FoR champions, engages and empowers early career scientists with evidence-based resources to improve the scientific research endeavor.
What we do
We promote grassroots advocacy among junior researchers according to our mission, to enable us to speak as a voice of junior researchers. We also seek to empower junior researchers by collecting data about academia and scientific training, and make the data available to help them make rational decisions when figuring out how best to use their passion for science to benefit society.
People-focused: We value the next generation of researchers, and believe investing in people ultimately yields better, more sustainable, and responsible science.
Equity and Inclusion: We work to actively include and respect every member of the research community and aim to create safe spaces for people to engage and challenge academic science training to become fully inclusive.
Sustainability: We believe the academic training system is in need of restructuring, optimizing, and updating to pedagogic, social justice, and sustainable standards of best practice to ensure sustainable funding of a diverse workforce.
Evidence-based: We collect and use data to highlight and challenge aspects of the academic training enterprise in need of change.
Experience-centered: Our data collection and advocacy is grounded in the stories and experiences of the early career researcher community.
Community: We continuously engage in dialogue with the early career researcher community to prioritize advocating for that community’s needs.
Well-being: We lead by example, engaging and creating structures within our own organization that prioritize the mental health and well-being of our volunteers, board members, and constituents.
Capacity-building: Our projects provide ECR directors and volunteers with the opportunity to develop leadership skills required both within and outside of academic research environments.
Grassroots: We believe that large cultural and systemic change is possible when driven by grassroots advocacy and engagement.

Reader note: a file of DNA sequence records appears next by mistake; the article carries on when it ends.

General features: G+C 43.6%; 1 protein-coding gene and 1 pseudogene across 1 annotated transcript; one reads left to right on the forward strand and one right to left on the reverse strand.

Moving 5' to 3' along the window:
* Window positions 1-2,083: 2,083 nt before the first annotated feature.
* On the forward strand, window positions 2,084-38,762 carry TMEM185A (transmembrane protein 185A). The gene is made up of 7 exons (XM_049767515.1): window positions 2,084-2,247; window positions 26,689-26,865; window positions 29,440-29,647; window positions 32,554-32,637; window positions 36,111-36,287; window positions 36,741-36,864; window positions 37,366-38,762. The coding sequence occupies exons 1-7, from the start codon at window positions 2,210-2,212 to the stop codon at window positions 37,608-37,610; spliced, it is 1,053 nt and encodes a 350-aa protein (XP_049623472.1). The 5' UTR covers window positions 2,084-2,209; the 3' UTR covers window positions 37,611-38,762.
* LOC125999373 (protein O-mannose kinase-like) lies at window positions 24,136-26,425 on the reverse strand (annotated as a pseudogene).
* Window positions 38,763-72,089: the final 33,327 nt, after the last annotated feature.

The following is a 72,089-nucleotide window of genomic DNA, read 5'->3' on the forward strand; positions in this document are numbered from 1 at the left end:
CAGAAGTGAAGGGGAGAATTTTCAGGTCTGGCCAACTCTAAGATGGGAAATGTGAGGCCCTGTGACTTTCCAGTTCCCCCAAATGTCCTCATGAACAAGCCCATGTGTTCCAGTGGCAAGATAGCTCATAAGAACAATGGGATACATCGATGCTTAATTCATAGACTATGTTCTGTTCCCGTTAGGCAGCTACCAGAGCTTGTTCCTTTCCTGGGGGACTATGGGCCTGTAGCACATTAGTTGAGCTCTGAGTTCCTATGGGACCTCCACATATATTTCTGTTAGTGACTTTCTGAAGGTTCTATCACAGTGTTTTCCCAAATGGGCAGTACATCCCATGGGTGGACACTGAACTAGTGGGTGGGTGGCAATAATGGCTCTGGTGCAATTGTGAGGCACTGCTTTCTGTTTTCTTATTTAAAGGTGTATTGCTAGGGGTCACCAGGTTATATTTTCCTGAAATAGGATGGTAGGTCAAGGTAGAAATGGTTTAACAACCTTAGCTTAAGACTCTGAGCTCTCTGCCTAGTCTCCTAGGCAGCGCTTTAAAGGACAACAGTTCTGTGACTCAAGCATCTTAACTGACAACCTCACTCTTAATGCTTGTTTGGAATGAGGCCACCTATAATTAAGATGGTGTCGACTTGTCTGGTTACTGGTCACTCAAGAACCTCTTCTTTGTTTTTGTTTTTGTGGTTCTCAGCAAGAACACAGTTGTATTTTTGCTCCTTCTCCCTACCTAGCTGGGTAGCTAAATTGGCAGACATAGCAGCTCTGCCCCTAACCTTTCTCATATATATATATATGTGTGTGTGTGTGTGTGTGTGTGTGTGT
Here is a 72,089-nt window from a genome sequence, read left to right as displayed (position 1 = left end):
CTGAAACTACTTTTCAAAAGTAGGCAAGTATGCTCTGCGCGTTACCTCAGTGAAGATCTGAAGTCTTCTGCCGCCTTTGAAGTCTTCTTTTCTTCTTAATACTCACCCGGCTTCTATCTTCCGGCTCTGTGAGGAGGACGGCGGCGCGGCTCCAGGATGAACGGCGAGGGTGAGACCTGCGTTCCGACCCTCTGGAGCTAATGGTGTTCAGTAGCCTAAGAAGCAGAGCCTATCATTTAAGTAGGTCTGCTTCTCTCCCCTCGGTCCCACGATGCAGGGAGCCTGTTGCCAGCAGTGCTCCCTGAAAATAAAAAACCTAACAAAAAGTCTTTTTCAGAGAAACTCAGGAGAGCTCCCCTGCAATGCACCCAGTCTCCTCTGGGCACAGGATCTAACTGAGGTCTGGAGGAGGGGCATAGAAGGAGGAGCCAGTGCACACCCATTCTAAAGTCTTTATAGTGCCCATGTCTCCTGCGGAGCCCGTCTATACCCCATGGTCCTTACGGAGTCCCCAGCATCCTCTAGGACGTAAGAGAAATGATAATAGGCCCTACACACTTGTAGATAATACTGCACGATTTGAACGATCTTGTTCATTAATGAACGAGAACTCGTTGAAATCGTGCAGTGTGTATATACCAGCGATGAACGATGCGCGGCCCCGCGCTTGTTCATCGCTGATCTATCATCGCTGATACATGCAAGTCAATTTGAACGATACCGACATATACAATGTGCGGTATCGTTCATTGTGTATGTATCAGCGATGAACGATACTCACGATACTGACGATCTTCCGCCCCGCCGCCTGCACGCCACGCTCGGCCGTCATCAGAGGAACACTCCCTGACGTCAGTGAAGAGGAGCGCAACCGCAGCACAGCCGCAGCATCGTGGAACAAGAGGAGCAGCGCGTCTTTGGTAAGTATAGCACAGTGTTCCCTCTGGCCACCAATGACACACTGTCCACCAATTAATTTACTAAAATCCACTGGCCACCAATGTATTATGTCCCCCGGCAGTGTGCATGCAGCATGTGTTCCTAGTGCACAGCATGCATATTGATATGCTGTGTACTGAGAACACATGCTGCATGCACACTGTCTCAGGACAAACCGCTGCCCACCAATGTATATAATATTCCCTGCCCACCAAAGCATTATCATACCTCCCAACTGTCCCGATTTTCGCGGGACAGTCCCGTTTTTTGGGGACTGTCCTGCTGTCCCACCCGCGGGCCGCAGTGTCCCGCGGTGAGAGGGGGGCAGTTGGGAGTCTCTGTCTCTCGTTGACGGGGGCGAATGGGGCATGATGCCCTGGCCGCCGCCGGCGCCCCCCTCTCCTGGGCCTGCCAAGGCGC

Responsibility: While we strive to empower early career researchers who wish to engage in advocacy for better training, we likewise challenge those in power to be responsible for their share of the emotional and intellectual labor required to bring about needed change.
Key Actions to date
- Assisting in the organization of 8 trainee-organized symposia in 2 countries in 2 years
- Publication of a number of reports, papers and articles on the scientific enterprise
- Directly influencing changes by advocacy for postdoctoral salary reform
How we are contributing
- Creating the definitive guide to how updates to the Fair Labor Standards Act, and an injunction against the updates, are affecting postdoctoral salaries
- Collaborating with labor economists using US Census data to analyze the biomedical workforce, giving the most comprehensive data on international researchers yet
- Participation of two of our board members on the congressionally-mandated National Academies study, The Next Generation Researchers Initiative (report due June 2018)
- Participation of one of our board members on the above report’s parallel Next Generation Researcher’s Initiative NIH working group.
Who are we?
See more at iBiology, who created this great video for us! The Future of Research is a Massachusetts non-profit organization. Meet our Board of Directors; our Executive Director; and our Advisory Board. Also check out where alums from our Board of Directors are now!
We started as a group of early career researchers in the Boston area, invested in improving the scientific endeavor. We held a postdoc-organized two day event in the Fall of 2014 in Boston University, consisting of talks and panel discussions on issues affecting the future of science, as well as breakout sessions to allow attendees to participate in workshops. The goal of each workshop was to elucidate a majority opinion on which challenges were most important to address, and to develop recommendations for moving toward an equitable, sustainable research enterprise.
The outcomes of the interactive workshops were presented in an F1000Research paper and numerous editorials and commentaries as well as a poster. A guide to how we organized the symposium, and how future groups could do so, was also published. From these early beginnings we are now contributing many products, please find them here.
Groups around the country, in New York, the San Francisco Bay Area, and Chicago organized their own symposia throughout 2015 as well as a second meeting in Boston. As the conversation grew, representatives from the various groups came together to form a national non-profit organization to continue our work and foster the interactions of junior scientists with the larger community to advocate for change. Most recently, we awarded a grant by the Open Philanthropy Project to begin full-time operations.
In the past, we have been generously funded by a grant from the Open Philanthropy Project. The Open Philanthropy Project identifies outstanding giving opportunities, makes grants, follows the results, and publishes its findings. Its mission is to give as effectively as it can and share the findings openly so that anyone can build on them.
Currently, the organization is sustained through the efforts of volunteers and our Board of Directors, as well as individual donations to our projects or the organization as a whole.
Please get in touch at info[at]futureofresearch.org, sign up with our Google Group to receive our newsletter and update emails, or click on the links to our social media sites below!